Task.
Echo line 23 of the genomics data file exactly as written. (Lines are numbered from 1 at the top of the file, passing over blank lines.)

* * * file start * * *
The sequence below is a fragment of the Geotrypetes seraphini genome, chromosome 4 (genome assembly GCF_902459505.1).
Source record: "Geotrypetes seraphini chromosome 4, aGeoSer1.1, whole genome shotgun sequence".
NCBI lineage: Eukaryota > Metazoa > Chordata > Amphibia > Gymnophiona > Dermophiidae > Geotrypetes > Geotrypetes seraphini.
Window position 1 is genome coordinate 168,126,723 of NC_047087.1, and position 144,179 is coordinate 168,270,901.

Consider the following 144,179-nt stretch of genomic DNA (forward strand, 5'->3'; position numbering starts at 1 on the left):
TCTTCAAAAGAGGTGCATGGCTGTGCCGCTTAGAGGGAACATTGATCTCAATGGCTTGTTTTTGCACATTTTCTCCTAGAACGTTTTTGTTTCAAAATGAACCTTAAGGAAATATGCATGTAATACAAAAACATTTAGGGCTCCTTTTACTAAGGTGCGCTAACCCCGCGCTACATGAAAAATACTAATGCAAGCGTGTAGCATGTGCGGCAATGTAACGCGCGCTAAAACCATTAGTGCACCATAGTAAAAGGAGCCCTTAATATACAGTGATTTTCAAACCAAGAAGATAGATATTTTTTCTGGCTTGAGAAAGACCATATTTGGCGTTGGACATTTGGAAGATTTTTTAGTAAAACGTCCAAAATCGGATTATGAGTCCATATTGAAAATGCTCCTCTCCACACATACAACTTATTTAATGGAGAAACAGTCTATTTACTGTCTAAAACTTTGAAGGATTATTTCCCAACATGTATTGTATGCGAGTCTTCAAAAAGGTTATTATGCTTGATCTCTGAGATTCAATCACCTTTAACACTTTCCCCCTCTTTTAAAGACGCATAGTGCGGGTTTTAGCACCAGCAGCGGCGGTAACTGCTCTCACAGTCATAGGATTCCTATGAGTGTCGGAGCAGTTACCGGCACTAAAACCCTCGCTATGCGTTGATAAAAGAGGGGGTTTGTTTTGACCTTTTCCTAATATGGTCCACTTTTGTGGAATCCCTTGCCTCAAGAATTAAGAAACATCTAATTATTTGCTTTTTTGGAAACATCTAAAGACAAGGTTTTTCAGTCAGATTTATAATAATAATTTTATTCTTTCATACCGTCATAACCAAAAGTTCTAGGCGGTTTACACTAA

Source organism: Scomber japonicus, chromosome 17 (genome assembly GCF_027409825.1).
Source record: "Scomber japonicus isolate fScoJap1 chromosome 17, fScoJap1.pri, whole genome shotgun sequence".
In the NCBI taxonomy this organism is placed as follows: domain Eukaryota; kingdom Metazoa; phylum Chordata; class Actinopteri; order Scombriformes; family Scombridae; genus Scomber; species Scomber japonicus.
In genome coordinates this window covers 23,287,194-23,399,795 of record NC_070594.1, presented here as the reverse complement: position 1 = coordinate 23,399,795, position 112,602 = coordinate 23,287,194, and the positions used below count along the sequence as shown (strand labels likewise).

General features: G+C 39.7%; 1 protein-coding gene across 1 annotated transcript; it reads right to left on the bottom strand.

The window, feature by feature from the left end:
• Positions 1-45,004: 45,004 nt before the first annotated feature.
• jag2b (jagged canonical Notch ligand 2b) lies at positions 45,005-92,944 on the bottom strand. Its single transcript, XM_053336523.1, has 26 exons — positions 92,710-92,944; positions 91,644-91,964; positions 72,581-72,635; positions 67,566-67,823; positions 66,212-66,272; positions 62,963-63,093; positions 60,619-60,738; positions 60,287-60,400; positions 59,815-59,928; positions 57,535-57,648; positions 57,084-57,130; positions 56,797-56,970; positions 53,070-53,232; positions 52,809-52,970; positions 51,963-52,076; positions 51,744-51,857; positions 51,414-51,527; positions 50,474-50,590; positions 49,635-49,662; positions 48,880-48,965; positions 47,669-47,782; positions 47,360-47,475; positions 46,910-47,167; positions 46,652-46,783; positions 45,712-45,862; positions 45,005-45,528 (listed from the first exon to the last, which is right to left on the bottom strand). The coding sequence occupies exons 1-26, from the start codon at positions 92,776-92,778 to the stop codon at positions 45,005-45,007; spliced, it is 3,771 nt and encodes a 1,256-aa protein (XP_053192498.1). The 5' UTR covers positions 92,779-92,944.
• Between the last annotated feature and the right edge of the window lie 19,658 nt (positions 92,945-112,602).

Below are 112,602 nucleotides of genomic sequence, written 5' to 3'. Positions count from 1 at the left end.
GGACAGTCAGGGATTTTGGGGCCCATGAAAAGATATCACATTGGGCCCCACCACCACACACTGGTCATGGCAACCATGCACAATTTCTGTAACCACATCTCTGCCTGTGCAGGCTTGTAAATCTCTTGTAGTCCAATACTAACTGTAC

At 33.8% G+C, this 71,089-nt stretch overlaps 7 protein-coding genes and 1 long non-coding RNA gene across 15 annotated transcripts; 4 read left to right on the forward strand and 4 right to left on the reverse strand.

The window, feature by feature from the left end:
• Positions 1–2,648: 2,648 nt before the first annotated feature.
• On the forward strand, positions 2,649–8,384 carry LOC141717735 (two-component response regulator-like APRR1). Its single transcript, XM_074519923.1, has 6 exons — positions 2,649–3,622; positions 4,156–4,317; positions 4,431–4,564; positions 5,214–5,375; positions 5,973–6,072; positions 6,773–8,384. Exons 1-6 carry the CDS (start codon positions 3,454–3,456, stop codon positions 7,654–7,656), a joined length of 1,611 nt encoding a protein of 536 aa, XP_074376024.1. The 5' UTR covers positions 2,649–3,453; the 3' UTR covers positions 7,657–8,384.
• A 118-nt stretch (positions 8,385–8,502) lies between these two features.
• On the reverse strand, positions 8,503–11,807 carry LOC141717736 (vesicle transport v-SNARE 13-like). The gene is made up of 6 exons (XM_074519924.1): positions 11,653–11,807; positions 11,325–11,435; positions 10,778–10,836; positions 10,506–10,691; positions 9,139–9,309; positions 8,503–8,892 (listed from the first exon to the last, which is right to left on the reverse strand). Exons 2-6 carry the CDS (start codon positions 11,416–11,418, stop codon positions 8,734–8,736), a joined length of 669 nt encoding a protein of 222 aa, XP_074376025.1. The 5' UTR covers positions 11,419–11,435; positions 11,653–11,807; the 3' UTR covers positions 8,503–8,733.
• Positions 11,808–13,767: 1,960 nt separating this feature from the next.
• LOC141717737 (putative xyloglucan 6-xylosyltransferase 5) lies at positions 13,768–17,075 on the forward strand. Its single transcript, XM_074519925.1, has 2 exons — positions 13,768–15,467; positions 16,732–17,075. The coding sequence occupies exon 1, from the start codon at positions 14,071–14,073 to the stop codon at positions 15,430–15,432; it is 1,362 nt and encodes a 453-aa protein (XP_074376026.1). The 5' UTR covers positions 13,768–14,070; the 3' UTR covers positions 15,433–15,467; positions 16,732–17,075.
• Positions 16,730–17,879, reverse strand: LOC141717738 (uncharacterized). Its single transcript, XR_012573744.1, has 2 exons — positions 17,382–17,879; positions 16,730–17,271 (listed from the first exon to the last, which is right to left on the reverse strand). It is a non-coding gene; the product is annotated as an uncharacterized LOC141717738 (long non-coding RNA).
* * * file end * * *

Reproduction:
• On the reverse strand, positions 8,503–11,807 carry LOC141717736 (vesicle transport v-SNARE 13-like). The gene is made up of 6 exons (XM_074519924.1): positions 11,653–11,807; positions 11,325–11,435; positions 10,778–10,836; positions 10,506–10,691; positions 9,139–9,309; positions 8,503–8,892 (listed from the first exon to the last, which is right to left on the reverse strand). Exons 2-6 carry the CDS (start codon positions 11,416–11,418, stop codon positions 8,734–8,736), a joined length of 669 nt encoding a protein of 222 aa, XP_074376025.1. The 5' UTR covers positions 11,419–11,435; positions 11,653–11,807; the 3' UTR covers positions 8,503–8,733.